It’s nearly impossible to get Noble to talk about food—he turns constantly to the context. “Just a few blocks from here is one of the most dangerous ZIP codes in America,” he says as we sit at his table, a corner spot from which he can survey the whole dining room and look into the kitchen. He’s referring to 28206, which, in 2012, was ranked the country’s 11th most crime-ridden neighborhood. Each year, a 28206 resident has a 1-in-9 chance of falling victim to some crime.
“The need here is huge,” Noble says, launching a mini-sermon in his light drawl. “And here’s the deal: A lot of people think it’s a good thing for the church to do things like this. People look at this restaurant and they go, ‘That’s just awesome!’ But if you look at Jesus’ words, it’s not. No. This is how it should be. We should be taking care of the poor and the widows and the orphans. It’s not even an option. If you go through the Scriptures, part of our walk with God is to love other people. We have to help the poor. If the church would take that calling seriously, we could get the government out of doing what the church should be doing. We keep pushing it on politicians—that’s the church’s fault. The church should do what it is supposed to do.”
A few minutes later, he slides a large, mounted poster from behind the banquette and props it up.
“WANTED: FOR THE KINGDOM OF GOD,” it shouts. “Drug addicts, alcoholics, prostitutes, pimps, all sick people, gangbangers, gamblers, strippers, AIDS victims, homosexuals, blind, confused, shoplifters, depressed, suicidal people, demon-possessed, and those who are unsaved and cursed by witchcraft.”
“Some of these are lifestyle choices. Some are afflictions. Doesn’t make a difference,” Noble says. “People in life go through tough times. They need help.”
I press Noble on the bracingly broad sweep on the poster. “This is a Christian ministry, but I’m not trying to be in your face,” he says. “Jesus wasn’t in your face—except if you were the religious people who thought they knew. The church for so long has said, ‘You have to clean up.’ We’re supposed to reach out and love them, not convict them.” He falls silent, but just momentarily. “Sometimes, Christians are their own worst enemies when they present themselves.”
Later, after Noble leaves for a meeting, Reggie Nious, sits down. For 18 years, he worked for the Christian ministry Young Life, and a month ago, Noble hired him to be executive director of the King’s Kitchen. Nious sighs and slides the poster back behind the banquette.
“He still loves his food, but he loves Jesus more,” Nious says. “And he loves that sign. But it scares half the people in this restaurant.”
Thank God for the fried chicken.
You don’t have to be a Christian to be in the restaurant’s training program (though you do have to go to daily Bible study) or to be on staff (though he says “those who don’t have a heart for this usually don’t last”). You do have to have a high tolerance for contemporary Christian praise music, which plays constantly in the kitchen and the bathrooms. (“How Great Is Our God!” is an odd thing to hear while standing at a urinal.)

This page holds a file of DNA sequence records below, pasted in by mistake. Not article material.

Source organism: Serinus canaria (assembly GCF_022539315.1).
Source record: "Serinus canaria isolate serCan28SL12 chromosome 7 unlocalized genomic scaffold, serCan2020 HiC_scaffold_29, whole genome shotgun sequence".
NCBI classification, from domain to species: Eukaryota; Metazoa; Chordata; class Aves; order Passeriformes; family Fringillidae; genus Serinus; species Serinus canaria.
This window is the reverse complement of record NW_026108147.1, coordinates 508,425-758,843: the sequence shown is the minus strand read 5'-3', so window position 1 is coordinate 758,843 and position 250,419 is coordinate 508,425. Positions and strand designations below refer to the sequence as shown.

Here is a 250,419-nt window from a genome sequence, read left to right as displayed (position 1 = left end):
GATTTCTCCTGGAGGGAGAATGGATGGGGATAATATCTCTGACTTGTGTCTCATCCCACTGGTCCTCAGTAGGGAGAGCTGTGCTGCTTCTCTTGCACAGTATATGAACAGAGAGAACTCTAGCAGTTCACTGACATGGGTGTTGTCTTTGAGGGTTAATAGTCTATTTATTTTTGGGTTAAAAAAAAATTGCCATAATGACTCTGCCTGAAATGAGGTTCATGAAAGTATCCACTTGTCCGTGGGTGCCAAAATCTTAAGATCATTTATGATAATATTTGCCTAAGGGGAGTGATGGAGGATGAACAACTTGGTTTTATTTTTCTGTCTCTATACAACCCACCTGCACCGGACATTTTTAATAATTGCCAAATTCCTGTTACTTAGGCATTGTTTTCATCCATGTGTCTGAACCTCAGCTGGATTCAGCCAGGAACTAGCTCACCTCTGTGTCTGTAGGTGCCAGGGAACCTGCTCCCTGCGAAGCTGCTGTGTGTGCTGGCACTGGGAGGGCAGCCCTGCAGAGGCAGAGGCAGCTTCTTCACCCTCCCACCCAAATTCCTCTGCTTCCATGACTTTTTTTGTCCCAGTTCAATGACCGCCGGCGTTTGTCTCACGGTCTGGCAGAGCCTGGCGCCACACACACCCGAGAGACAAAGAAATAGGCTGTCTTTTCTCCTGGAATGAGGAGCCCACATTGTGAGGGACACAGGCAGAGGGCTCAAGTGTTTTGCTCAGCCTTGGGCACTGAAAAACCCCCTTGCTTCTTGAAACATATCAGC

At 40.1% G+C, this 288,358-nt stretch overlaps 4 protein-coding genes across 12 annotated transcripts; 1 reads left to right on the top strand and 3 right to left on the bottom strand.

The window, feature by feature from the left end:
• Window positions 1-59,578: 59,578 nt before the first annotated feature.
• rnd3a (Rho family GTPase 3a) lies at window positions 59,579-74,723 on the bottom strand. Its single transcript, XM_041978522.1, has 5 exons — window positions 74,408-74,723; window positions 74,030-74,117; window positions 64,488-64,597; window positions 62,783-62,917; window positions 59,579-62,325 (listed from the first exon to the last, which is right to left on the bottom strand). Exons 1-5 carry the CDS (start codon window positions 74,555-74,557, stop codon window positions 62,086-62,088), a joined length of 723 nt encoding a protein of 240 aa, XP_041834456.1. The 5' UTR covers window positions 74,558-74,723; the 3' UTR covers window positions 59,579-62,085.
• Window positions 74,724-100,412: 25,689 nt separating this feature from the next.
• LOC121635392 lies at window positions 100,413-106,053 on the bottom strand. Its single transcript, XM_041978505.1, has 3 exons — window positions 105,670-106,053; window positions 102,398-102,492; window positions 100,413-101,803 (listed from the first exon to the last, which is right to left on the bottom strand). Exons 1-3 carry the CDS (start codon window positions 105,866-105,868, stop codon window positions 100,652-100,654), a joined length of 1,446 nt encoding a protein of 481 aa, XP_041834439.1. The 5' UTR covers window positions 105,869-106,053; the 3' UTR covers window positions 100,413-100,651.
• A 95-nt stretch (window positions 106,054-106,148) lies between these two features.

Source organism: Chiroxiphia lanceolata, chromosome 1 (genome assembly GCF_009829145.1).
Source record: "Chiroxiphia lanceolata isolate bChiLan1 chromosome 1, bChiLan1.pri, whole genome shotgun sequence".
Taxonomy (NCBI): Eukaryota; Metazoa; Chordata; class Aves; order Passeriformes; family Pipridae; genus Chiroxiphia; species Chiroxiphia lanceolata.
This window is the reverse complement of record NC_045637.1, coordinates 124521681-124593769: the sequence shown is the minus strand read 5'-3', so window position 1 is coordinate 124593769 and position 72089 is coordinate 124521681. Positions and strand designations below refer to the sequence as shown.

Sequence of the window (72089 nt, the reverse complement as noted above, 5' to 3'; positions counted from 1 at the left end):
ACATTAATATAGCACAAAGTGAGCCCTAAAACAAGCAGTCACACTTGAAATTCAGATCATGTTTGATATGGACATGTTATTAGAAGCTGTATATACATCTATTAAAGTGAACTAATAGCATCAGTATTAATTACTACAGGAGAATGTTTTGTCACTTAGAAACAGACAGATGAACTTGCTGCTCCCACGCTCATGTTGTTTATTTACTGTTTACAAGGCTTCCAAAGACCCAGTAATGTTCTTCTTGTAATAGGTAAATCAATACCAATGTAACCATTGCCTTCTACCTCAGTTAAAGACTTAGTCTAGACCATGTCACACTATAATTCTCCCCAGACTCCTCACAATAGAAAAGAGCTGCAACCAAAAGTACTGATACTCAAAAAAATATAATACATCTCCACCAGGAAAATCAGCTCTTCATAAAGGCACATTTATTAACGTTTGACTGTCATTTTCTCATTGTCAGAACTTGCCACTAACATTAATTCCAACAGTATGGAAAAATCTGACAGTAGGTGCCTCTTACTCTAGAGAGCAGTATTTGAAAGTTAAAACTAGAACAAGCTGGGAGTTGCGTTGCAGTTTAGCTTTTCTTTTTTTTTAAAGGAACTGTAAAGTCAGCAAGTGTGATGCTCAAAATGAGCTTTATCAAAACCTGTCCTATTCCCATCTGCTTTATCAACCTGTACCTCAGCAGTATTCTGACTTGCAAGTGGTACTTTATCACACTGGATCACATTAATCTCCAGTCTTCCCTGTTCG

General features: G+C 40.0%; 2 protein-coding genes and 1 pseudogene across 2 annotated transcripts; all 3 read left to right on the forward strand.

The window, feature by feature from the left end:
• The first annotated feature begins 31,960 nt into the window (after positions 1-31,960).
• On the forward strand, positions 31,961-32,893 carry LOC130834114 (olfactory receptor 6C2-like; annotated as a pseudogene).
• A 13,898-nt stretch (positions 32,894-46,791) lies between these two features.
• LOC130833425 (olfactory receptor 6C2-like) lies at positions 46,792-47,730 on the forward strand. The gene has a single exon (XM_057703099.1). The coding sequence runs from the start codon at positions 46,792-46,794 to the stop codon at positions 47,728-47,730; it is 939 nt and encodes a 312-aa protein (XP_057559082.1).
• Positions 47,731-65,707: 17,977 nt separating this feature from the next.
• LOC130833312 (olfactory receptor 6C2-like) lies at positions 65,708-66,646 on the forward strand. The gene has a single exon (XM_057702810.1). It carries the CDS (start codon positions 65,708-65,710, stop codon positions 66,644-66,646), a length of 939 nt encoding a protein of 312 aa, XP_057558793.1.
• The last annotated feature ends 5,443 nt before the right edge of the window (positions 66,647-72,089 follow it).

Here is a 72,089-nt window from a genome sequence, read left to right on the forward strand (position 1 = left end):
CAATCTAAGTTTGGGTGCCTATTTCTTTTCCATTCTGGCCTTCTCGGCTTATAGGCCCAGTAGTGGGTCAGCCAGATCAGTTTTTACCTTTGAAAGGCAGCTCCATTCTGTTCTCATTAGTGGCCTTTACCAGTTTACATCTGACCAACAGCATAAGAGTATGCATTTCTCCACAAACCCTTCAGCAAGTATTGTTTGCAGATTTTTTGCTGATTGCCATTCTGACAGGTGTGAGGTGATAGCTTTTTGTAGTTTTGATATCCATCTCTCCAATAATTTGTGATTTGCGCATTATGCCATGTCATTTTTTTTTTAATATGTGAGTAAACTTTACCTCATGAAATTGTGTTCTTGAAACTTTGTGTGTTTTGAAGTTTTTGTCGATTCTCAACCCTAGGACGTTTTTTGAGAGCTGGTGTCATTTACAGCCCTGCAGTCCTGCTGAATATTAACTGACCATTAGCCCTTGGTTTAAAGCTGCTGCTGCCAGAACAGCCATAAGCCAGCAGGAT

Five people are currently training. One was a victim of sex trafficking. Another was accepted as the next step in his recovery from a thirty-five-year crack-and-heroin habit. Three others, including Aleef Jamar Nicks, are ex-convicts.
“This is my chance,” says Nicks, who works as a dishwasher. Nicks, the eldest brother of NFL star Hakeem Nicks, has been imprisoned six or seven times—for assault, dealing drugs, violating probation … it’s a long list and he doesn’t want to dwell. “I got to make things right.”
This is exactly what Noble is trying to do with the King’s Kitchen—to make things right by doing what he believes is the Christian thing. He’s in the midst of a capital campaign to raise $300,000 to upgrade the kitchens and expand the training program. Nious has recruited twelve Ambassadors for the King, including several pro football players. The restaurant will hold a fundraising dinner on November 7. And Noble has tiptoed into crowdfunding: “We’re on Inja … Injie … Indo-something?” (Indiegogo. To support the King’s Kitchen, visit: http://www.indiegogo.com/projects/be-a-friend-of-the-king-the-king-s-kitchen-bakery)
Noble hopes to build something modeled on the Dream Center, a California ministry founded two decades ago that serves the needy, offering a transitional shelter for families, medical care, housing for victims of human trafficking, and rehabilitation assistance. He wants to provide housing for the homeless. He has his eye on a nearby church with ample property—one of those historic mainline downtown congregations that, with the flight to the suburbs, largely emptied.
A few hot meals? A training program with five people? “This,” he says, looking around the King’s Kitchen, “is not even a drop in the bucket.”
Perhaps not, but it’s a starter.
Published in Beacon, October 29, 2013 (New York, NY)